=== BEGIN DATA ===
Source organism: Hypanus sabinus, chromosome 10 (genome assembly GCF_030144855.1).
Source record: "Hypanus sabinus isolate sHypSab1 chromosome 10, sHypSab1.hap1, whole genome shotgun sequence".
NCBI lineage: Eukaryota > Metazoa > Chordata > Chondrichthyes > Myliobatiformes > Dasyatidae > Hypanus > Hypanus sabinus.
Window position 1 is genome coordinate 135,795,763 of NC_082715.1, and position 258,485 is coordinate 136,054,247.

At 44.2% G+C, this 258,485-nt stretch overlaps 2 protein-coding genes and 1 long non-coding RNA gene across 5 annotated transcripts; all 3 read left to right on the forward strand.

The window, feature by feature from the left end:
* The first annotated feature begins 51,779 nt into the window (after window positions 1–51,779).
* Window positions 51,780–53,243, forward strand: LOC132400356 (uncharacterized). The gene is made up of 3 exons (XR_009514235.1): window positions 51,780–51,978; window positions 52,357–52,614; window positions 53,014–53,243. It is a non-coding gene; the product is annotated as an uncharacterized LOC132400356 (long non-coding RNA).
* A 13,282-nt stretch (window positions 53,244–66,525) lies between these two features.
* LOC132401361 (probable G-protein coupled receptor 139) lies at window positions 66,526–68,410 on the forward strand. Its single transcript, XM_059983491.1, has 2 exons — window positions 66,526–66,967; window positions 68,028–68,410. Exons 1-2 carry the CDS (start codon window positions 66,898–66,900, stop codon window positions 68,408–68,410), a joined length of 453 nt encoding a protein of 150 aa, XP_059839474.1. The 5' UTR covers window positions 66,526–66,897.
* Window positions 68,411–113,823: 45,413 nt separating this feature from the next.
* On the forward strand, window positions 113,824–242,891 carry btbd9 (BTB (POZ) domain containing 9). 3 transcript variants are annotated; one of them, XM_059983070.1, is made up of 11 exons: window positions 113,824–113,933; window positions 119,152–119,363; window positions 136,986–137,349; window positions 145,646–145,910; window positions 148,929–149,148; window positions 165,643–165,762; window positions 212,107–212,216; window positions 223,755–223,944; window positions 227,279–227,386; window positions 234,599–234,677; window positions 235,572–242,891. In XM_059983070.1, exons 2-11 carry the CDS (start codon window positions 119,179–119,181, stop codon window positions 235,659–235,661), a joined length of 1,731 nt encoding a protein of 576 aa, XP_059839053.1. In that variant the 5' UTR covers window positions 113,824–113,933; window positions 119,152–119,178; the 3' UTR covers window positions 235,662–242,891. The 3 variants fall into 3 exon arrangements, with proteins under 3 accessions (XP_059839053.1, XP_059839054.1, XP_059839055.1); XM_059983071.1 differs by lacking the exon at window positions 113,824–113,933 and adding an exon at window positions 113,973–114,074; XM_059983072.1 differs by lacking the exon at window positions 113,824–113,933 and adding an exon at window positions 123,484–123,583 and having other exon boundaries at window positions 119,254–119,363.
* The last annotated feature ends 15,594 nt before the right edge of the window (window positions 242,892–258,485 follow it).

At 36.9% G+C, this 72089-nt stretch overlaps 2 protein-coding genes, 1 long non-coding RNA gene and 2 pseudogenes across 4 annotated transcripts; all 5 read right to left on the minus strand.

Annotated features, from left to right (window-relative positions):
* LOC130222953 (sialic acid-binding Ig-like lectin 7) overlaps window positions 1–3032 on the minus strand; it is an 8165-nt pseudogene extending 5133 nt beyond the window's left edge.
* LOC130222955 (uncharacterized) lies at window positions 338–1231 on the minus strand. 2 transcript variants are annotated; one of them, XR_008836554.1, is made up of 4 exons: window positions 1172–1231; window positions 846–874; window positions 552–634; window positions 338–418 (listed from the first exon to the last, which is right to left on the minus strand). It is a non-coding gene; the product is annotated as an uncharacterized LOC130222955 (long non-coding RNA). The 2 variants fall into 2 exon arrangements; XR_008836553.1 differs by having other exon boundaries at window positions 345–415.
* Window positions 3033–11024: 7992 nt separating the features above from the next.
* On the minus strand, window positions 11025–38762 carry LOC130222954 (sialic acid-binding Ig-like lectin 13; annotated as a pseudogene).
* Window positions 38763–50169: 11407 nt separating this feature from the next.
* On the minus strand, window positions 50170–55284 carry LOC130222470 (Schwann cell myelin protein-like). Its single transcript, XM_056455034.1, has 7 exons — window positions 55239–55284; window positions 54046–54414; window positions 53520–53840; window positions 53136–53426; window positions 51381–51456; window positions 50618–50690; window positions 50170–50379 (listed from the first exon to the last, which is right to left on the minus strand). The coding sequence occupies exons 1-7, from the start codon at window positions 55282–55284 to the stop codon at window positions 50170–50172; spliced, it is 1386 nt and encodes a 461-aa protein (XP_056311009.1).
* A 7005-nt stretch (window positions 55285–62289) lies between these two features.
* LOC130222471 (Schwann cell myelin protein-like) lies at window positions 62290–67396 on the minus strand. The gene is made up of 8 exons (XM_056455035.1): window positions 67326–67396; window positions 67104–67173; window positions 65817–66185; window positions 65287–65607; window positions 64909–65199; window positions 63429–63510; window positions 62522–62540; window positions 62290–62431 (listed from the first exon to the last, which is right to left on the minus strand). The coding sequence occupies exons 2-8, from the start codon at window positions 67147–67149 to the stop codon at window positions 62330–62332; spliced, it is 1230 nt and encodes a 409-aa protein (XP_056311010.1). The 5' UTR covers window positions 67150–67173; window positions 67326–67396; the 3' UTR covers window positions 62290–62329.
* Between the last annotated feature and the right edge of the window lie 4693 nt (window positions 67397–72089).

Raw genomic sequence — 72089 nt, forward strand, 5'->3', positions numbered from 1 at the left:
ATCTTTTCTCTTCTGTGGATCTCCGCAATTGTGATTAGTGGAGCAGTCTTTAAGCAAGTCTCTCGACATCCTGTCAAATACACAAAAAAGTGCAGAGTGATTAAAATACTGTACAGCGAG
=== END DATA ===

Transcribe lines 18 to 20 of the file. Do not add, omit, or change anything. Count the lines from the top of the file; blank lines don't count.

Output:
* Window positions 3033–11024: 7992 nt separating the features above from the next.
* On the minus strand, window positions 11025–38762 carry LOC130222954 (sialic acid-binding Ig-like lectin 13; annotated as a pseudogene).
* Window positions 38763–50169: 11407 nt separating this feature from the next.